Everyone likes someone who gives out things for free, especially expensive things – like a college degree.
Of course, Gov. Charlie Crist isn’t promising a college education for free – it will still require a fair amount of money, time and plenty of work. But at the very least, Crist doesn’t want to make tuition for Florida public college students any more expensive – his 2007/08 budget calls for no increase whatsoever in tuition costs. The Florida Board of Governors’ requested 13 percent increase in university funding is not going to happen – Crist proposed a 3.5 percent increase in university funding, which is just enough to cover the costs of inflation.
In response to his somewhat drastic budget ideas for Florida’s university system, Crist told the Tallahassee Democrat, “I don’t want to raise tuition because I would like to maximize the ability of Floridians to have access to higher education. The proposal for no tuition increase provides an across-the-board savings for all students.”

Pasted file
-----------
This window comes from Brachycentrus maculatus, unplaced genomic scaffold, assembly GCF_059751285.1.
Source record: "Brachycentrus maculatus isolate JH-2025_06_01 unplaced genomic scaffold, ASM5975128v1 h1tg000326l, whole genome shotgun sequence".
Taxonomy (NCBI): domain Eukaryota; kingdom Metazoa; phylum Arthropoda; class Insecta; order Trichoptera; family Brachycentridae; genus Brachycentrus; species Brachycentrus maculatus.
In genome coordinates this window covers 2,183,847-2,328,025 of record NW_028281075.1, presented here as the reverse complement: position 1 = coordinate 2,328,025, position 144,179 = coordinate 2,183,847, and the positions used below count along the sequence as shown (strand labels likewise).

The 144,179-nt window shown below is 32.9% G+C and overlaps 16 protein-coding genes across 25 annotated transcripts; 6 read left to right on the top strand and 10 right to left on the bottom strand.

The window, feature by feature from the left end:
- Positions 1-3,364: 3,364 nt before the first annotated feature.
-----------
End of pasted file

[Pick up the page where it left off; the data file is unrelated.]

Crist didn’t mention that it might also cause across-the-board mediocrity for Florida’s public universities. He was generous only in helping Florida’s universities afford an expected enrollment increase of more than 15,000 students. But even Crist’s budget for that – “fully funded” at $101 million – is still $49 million short of what the Florida Board of Governors wanted. Needless to say, there will be no room in the University budget for improvement on any of the innumerable problems requiring it. One hopes Crist at least read the Pappas report, because he certainly didn’t address it in his budget.
If money for universities doesn’t come from tuition, it has to come from somewhere. Although many universities, especially USF, are becoming more profit-oriented – a policy with its own set of drawbacks for students – that approach is still largely in its elementary phases. The university system in Florida is not in a position to make up the difference between what it needs and what Crist wants to give.
The governor’s stated methods are simply flawed. Given that Florida’s average in-state tuition rates are already the lowest in the nation – averaging a mere $3,326 – refusing to raise tuition doesn’t “maximize the ability of Floridians to have access to higher education.” It merely maintains the current cost, thereby maintaining the current level of access with one big detriment: the financial starvation of Florida’s university system.
With no plans to find money for universities from sources outside of the tuition he refuses to raise, Crist isn’t helping the university system or its students by refusing to raise tuition. He’s merely ensuring the future mediocrity of Florida’s universities.